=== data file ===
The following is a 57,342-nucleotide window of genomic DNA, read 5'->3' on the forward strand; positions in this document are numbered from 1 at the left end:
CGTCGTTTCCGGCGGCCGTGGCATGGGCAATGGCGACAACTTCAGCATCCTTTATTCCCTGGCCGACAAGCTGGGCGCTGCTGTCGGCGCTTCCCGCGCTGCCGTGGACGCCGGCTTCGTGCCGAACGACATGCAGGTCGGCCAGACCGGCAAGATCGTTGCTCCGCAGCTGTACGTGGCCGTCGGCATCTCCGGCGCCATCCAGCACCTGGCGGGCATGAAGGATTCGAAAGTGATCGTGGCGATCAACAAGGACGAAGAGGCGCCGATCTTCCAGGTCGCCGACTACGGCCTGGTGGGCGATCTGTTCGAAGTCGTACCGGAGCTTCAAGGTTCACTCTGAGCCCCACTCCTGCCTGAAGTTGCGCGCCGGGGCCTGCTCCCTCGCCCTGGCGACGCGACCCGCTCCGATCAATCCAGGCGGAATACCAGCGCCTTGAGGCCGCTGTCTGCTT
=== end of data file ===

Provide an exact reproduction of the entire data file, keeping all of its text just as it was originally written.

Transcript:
The following is a 57,342-nucleotide window of genomic DNA, read 5'->3' on the forward strand; positions in this document are numbered from 1 at the left end:
CGTCGTTTCCGGCGGCCGTGGCATGGGCAATGGCGACAACTTCAGCATCCTTTATTCCCTGGCCGACAAGCTGGGCGCTGCTGTCGGCGCTTCCCGCGCTGCCGTGGACGCCGGCTTCGTGCCGAACGACATGCAGGTCGGCCAGACCGGCAAGATCGTTGCTCCGCAGCTGTACGTGGCCGTCGGCATCTCCGGCGCCATCCAGCACCTGGCGGGCATGAAGGATTCGAAAGTGATCGTGGCGATCAACAAGGACGAAGAGGCGCCGATCTTCCAGGTCGCCGACTACGGCCTGGTGGGCGATCTGTTCGAAGTCGTACCGGAGCTTCAAGGTTCACTCTGAGCCCCACTCCTGCCTGAAGTTGCGCGCCGGGGCCTGCTCCCTCGCCCTGGCGACGCGACCCGCTCCGATCAATCCAGGCGGAATACCAGCGCCTTGAGGCCGCTGTCTGCTT